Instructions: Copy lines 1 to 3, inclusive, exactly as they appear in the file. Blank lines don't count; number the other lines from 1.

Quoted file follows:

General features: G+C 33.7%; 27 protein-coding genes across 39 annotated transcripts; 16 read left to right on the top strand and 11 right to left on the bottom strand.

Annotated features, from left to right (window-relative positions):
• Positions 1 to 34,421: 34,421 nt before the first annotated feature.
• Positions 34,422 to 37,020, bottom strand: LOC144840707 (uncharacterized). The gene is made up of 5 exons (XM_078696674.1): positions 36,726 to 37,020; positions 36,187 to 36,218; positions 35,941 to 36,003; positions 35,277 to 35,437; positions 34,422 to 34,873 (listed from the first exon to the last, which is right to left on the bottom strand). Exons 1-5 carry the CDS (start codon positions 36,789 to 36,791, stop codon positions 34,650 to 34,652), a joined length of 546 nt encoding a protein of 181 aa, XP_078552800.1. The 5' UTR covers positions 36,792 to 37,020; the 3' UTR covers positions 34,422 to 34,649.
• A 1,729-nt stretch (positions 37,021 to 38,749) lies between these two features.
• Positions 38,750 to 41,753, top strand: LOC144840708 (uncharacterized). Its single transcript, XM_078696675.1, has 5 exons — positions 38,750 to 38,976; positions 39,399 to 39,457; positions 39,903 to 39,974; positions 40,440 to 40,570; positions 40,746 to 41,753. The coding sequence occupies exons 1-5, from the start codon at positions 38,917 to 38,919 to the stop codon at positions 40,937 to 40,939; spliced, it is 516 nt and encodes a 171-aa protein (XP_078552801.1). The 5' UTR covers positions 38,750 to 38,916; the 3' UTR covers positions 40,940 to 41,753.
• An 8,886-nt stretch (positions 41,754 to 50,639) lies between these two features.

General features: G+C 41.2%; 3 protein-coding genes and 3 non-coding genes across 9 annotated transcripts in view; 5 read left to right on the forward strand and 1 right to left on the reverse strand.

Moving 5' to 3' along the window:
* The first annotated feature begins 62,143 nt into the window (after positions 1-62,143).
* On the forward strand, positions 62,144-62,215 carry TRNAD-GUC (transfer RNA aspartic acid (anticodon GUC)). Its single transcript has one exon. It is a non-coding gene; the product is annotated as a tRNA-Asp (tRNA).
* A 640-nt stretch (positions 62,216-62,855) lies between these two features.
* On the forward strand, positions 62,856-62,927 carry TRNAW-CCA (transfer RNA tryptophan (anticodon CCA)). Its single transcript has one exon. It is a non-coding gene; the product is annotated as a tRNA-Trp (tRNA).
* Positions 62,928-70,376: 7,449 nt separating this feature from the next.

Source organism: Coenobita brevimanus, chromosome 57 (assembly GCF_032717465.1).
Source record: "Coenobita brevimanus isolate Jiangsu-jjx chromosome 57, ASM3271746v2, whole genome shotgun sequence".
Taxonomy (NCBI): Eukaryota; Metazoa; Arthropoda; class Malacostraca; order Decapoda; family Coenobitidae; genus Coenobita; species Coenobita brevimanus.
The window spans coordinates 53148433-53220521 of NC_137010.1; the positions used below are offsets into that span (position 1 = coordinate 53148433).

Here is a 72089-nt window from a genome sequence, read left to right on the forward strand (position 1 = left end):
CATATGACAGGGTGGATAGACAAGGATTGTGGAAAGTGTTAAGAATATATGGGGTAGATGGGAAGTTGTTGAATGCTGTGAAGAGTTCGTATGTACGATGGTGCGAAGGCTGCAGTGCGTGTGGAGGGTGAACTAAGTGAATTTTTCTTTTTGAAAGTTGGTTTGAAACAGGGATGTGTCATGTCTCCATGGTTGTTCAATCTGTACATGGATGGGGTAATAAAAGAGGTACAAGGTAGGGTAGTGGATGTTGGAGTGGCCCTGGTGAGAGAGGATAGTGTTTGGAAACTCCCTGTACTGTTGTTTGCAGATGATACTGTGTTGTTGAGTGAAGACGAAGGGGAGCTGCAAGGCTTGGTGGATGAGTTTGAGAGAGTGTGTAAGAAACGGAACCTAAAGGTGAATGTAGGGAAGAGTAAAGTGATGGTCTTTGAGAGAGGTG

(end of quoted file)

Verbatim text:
General features: G+C 33.7%; 27 protein-coding genes across 39 annotated transcripts; 16 read left to right on the top strand and 11 right to left on the bottom strand.

Annotated features, from left to right (window-relative positions):
• Positions 1 to 34,421: 34,421 nt before the first annotated feature.